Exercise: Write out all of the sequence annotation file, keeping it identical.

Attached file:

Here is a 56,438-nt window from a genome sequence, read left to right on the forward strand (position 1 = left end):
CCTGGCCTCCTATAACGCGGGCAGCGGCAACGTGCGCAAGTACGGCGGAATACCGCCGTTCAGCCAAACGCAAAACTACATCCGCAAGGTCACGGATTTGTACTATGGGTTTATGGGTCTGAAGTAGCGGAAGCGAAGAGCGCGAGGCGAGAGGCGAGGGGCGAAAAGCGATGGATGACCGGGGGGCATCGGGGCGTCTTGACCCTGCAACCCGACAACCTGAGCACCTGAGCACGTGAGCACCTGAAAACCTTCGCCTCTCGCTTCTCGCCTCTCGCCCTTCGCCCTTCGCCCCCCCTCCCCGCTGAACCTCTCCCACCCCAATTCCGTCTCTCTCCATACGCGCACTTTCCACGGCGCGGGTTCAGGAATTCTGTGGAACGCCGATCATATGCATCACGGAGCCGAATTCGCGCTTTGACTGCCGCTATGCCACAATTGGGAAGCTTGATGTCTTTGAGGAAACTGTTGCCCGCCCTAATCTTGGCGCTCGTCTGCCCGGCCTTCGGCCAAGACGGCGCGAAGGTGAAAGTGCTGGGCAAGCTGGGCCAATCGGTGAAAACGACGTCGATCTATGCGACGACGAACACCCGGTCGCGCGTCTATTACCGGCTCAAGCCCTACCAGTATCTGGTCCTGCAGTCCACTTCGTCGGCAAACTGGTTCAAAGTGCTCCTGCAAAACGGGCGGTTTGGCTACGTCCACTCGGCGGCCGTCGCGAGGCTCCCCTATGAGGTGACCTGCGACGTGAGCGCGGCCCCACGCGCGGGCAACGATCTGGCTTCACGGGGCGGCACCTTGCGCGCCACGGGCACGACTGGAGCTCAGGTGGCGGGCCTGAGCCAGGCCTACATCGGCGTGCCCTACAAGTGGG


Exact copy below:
Here is a 56,438-nt window from a genome sequence, read left to right on the forward strand (position 1 = left end):
CCTGGCCTCCTATAACGCGGGCAGCGGCAACGTGCGCAAGTACGGCGGAATACCGCCGTTCAGCCAAACGCAAAACTACATCCGCAAGGTCACGGATTTGTACTATGGGTTTATGGGTCTGAAGTAGCGGAAGCGAAGAGCGCGAGGCGAGAGGCGAGGGGCGAAAAGCGATGGATGACCGGGGGGCATCGGGGCGTCTTGACCCTGCAACCCGACAACCTGAGCACCTGAGCACGTGAGCACCTGAAAACCTTCGCCTCTCGCTTCTCGCCTCTCGCCCTTCGCCCTTCGCCCCCCCTCCCCGCTGAACCTCTCCCACCCCAATTCCGTCTCTCTCCATACGCGCACTTTCCACGGCGCGGGTTCAGGAATTCTGTGGAACGCCGATCATATGCATCACGGAGCCGAATTCGCGCTTTGACTGCCGCTATGCCACAATTGGGAAGCTTGATGTCTTTGAGGAAACTGTTGCCCGCCCTAATCTTGGCGCTCGTCTGCCCGGCCTTCGGCCAAGACGGCGCGAAGGTGAAAGTGCTGGGCAAGCTGGGCCAATCGGTGAAAACGACGTCGATCTATGCGACGACGAACACCCGGTCGCGCGTCTATTACCGGCTCAAGCCCTACCAGTATCTGGTCCTGCAGTCCACTTCGTCGGCAAACTGGTTCAAAGTGCTCCTGCAAAACGGGCGGTTTGGCTACGTCCACTCGGCGGCCGTCGCGAGGCTCCCCTATGAGGTGACCTGCGACGTGAGCGCGGCCCCACGCGCGGGCAACGATCTGGCTTCACGGGGCGGCACCTTGCGCGCCACGGGCACGACTGGAGCTCAGGTGGCGGGCCTGAGCCAGGCCTACATCGGCGTGCCCTACAAGTGGG